Cen­te­nar­ian helped oth­ers achieve their own suc­cess

McNally do­nated his $1.2-mil­lion home on the es­carp­ment to the Bruce Trail As­so­ci­a­tion

The Hamilton Spectator - - LOCAL - NATALIE PADDON npad­don@thes­pec.com 905-526-2420 | @NatatTheSpec

Pro­vid­ing those he loved with op­por­tu­ni­ties for suc­cess was one of the ways Pa­trick McNally chan­nelled his gen­eros­ity.

The Wa­ter­down cen­te­nar­ian val­ued ed­u­ca­tion, fam­ily and car­ing for the next gen­er­a­tion above all else, and these pri­or­i­ties were re­flected in how he gave, said son John McNally.

“He didn’t give you money or give you any­thing just be­cause you looked like you wanted it,” said John, 72. “He gave be­cause he felt that this was some­thing that was go­ing to give you an op­por­tu­nity to be suc­cess­ful.”

A pi­o­neer­ing con­trac­tor, an in­vestor and an avid reader, McNally died at 101 at the Wa­ter­down home he’d lived in for the past 60 years.

McNally sup­ported his fam­ily. He en­sured his five chil­dren and 19 grand­chil­dren had the school­ing they wanted, fi­nan­cial as­sis­tance to help launch busi­nesses and a home they could call their own.

“If he felt some­body was a de­cent person and needed help, then he would help out,” said grand­son Gra­ham McNally. He also gave to the com­mu­nity. In 2006, McNally do­nated his $1.2-mil­lion Ni­a­gara Es­carp­ment home to the Bruce Trail As­so­ci­a­tion — the largest gift in the his­tory of the as­so­ci­a­tion at the time.

At a re­cep­tion at his 11-hectare prop­erty, McNally told The Spec­ta­tor he wanted ev­ery­one to ex­pe­ri­ence the plea­sure he’d had from his spot on the es­carp­ment brow in Wa­ter­down.

Gra­ham, 34, said it was im­por­tant to his grand­fa­ther that chil­dren — in­clud­ing his more than 20 great-grand­chil­dren — still had green space to play de­spite the changes he wit­nessed in Hamil­ton’s land­scape over his 101 years.

Some of that de­vel­op­ment was his do­ing.

McNally’s con­struc­tion com­pany, P.J. McNally and Sons, which spe­cial­ized in road en­gi­neer­ing and tun­nelling, built the Jol­ley Cut.

They blasted through the es­carp­ment to build the ac­cess, con­nect­ing down­town Hamil­ton with the cen­tral Moun­tain, and also con­structed the long climb from Hamil­ton up the An­caster hill for High­way 403.

“He made a re­ally, re­ally sig­nif­i­cant con­tri­bu­tion to the in­fras­truc­ture of the re­gion,” said son Paul McNally.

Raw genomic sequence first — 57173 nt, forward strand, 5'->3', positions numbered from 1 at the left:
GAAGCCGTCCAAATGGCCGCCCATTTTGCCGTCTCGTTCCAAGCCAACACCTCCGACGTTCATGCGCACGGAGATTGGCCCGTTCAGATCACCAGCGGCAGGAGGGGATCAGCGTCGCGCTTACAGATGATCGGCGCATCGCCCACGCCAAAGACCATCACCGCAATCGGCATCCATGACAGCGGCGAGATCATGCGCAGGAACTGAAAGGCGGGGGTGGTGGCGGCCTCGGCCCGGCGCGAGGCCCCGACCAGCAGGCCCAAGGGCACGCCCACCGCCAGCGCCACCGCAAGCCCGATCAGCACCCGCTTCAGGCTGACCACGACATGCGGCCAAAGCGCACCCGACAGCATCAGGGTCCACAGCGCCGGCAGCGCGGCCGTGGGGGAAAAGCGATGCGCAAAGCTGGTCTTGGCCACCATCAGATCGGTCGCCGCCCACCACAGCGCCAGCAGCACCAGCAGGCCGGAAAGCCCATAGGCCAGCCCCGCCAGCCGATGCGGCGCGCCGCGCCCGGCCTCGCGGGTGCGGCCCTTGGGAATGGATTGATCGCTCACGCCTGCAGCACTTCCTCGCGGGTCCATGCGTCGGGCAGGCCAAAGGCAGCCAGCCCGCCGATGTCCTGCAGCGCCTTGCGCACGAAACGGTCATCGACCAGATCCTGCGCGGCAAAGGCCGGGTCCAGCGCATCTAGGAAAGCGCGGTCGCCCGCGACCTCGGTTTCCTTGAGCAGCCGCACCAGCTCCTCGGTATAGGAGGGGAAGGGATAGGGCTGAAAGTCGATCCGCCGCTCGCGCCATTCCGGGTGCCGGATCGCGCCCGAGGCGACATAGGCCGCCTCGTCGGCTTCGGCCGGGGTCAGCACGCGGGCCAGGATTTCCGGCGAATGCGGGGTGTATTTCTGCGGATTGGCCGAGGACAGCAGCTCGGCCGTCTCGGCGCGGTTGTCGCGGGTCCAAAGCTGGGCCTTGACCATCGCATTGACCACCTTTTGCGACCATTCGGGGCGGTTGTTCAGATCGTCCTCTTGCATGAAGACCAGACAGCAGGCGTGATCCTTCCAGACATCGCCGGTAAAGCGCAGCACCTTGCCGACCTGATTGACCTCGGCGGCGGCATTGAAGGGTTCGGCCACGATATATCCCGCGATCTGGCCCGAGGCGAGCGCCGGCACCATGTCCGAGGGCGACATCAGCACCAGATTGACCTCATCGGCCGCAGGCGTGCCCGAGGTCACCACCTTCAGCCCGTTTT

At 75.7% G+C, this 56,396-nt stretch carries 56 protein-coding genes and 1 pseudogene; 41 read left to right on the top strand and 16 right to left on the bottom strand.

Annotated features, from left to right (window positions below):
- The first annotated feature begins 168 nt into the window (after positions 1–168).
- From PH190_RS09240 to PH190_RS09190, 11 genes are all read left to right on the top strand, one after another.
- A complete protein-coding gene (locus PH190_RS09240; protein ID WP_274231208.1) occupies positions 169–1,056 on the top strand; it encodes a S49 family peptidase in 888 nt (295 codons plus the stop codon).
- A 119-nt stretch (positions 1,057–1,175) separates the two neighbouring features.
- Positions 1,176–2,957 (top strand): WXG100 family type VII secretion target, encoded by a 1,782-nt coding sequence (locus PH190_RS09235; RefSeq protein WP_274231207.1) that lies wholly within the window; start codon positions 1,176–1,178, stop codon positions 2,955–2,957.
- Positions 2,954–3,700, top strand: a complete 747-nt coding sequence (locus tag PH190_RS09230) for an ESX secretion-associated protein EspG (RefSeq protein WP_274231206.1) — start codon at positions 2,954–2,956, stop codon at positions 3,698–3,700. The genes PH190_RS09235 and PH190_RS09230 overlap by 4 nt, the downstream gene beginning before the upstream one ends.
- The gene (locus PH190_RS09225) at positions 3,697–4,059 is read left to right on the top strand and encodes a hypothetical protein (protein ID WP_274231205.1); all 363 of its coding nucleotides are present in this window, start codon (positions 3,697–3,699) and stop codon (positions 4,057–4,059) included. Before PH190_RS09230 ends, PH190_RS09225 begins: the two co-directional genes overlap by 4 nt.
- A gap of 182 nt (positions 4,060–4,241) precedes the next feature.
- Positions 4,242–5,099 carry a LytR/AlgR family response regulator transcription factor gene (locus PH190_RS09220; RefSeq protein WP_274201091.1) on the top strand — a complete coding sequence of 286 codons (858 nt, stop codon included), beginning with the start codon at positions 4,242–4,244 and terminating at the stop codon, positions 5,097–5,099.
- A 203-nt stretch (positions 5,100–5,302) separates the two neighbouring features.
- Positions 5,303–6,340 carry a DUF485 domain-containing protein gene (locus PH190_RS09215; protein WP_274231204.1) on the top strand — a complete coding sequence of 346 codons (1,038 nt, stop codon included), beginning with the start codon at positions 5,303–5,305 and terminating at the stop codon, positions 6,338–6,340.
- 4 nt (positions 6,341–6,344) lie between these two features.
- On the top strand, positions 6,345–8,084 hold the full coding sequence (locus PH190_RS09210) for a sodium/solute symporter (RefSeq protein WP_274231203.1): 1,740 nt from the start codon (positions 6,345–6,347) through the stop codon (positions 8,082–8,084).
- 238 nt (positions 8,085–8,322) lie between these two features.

A long­time sup­porter of the Royal Botan­i­cal Gar­dens, McNally sat on the board of di­rec­tors for a time and also brought his en­gi­neer­ing knowl­edge and ex­per­tise to their ini­tia­tive to help re­store the Cootes wa­ter­shed.

RBG CEO Mark Runci­man re­mem­bers McNally as a quiet man and a real leader.

“He was such a men­tor to me,” Runci­man said, not­ing he taught him to al­ways think things through and go with his gut.

“He was so con­cerned about main­tain­ing green space … for chil­dren to en­joy and chil­dren to learn about the en­vi­ron­ment around them.”

McNally was also re­spon­si­ble for the out­door ice loop in Wa­ter­down. Built in the north­west cor­ner of Me­mo­rial Park, the $2.2-mil­lion project in­cludes a 4½-me­tre wide ice loop through a small wood­lot in the park that can be used by in-line skaters in the sum­mer.

He came to his fel­low Ro­tar­i­ans in 2011 want­ing to do­nate $1 mil­lion through them to build the rink for youth and fam­i­lies.

“This was Pat’s vision,” said Garry Flood in a eu­logy for McNally on be­half of the Ro­tary Club of Wa­ter­down.

When McNally set his sights on some­thing, he made it hap­pen, but not without tak­ing time to lend a hand to those who needed it en route, his grand­daugh­ter Sarah wrote in her eu­logy.

“He forged his way through life … but he was al­ways, al­ways reach­ing out to take peo­ple along with him, when­ever he saw some­one he could help, he did so. He sim­ply thought, I can help this person, and he did.”


Pa­trick McNally wanted to pre­serve green space for chil­dren.

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